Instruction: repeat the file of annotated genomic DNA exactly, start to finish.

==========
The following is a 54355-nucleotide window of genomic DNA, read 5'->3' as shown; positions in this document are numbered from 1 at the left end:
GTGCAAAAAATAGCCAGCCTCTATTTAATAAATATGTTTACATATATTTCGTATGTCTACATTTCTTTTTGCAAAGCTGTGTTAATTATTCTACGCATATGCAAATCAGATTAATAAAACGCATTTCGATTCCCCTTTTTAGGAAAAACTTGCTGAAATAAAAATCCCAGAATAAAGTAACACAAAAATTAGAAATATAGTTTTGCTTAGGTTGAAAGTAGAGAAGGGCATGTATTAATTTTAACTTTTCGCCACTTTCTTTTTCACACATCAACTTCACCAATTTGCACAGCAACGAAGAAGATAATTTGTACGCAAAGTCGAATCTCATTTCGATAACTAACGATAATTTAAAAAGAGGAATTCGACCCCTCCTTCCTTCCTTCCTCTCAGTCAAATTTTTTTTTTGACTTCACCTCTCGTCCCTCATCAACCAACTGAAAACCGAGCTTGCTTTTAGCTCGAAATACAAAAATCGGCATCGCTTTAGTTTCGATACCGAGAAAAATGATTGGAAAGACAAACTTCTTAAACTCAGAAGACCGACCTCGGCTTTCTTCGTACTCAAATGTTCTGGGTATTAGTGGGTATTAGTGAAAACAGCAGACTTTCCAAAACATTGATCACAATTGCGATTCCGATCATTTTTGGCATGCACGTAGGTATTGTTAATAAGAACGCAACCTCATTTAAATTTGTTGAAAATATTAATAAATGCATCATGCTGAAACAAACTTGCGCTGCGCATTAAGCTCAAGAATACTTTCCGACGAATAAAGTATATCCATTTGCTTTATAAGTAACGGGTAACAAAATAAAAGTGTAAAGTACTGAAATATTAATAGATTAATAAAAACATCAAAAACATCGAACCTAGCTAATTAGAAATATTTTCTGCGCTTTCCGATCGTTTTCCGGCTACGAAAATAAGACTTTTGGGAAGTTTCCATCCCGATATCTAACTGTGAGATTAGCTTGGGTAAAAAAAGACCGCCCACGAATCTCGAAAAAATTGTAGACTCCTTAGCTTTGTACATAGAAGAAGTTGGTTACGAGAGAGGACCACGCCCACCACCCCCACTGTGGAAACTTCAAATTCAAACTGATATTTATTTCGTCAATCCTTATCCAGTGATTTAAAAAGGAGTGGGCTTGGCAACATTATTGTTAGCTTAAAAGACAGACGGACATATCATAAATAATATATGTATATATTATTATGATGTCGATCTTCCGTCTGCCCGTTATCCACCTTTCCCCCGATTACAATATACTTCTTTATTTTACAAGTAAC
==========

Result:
The following is a 54355-nucleotide window of genomic DNA, read 5'->3' as shown; positions in this document are numbered from 1 at the left end:
GTGCAAAAAATAGCCAGCCTCTATTTAATAAATATGTTTACATATATTTCGTATGTCTACATTTCTTTTTGCAAAGCTGTGTTAATTATTCTACGCATATGCAAATCAGATTAATAAAACGCATTTCGATTCCCCTTTTTAGGAAAAACTTGCTGAAATAAAAATCCCAGAATAAAGTAACACAAAAATTAGAAATATAGTTTTGCTTAGGTTGAAAGTAGAGAAGGGCATGTATTAATTTTAACTTTTCGCCACTTTCTTTTTCACACATCAACTTCACCAATTTGCACAGCAACGAAGAAGATAATTTGTACGCAAAGTCGAATCTCATTTCGATAACTAACGATAATTTAAAAAGAGGAATTCGACCCCTCCTTCCTTCCTTCCTCTCAGTCAAATTTTTTTTTTGACTTCACCTCTCGTCCCTCATCAACCAACTGAAAACCGAGCTTGCTTTTAGCTCGAAATACAAAAATCGGCATCGCTTTAGTTTCGATACCGAGAAAAATGATTGGAAAGACAAACTTCTTAAACTCAGAAGACCGACCTCGGCTTTCTTCGTACTCAAATGTTCTGGGTATTAGTGGGTATTAGTGAAAACAGCAGACTTTCCAAAACATTGATCACAATTGCGATTCCGATCATTTTTGGCATGCACGTAGGTATTGTTAATAAGAACGCAACCTCATTTAAATTTGTTGAAAATATTAATAAATGCATCATGCTGAAACAAACTTGCGCTGCGCATTAAGCTCAAGAATACTTTCCGACGAATAAAGTATATCCATTTGCTTTATAAGTAACGGGTAACAAAATAAAAGTGTAAAGTACTGAAATATTAATAGATTAATAAAAACATCAAAAACATCGAACCTAGCTAATTAGAAATATTTTCTGCGCTTTCCGATCGTTTTCCGGCTACGAAAATAAGACTTTTGGGAAGTTTCCATCCCGATATCTAACTGTGAGATTAGCTTGGGTAAAAAAAGACCGCCCACGAATCTCGAAAAAATTGTAGACTCCTTAGCTTTGTACATAGAAGAAGTTGGTTACGAGAGAGGACCACGCCCACCACCCCCACTGTGGAAACTTCAAATTCAAACTGATATTTATTTCGTCAATCCTTATCCAGTGATTTAAAAAGGAGTGGGCTTGGCAACATTATTGTTAGCTTAAAAGACAGACGGACATATCATAAATAATATATGTATATATTATTATGATGTCGATCTTCCGTCTGCCCGTTATCCACCTTTCCCCCGATTACAATATACTTCTTTATTTTACAAGTAAC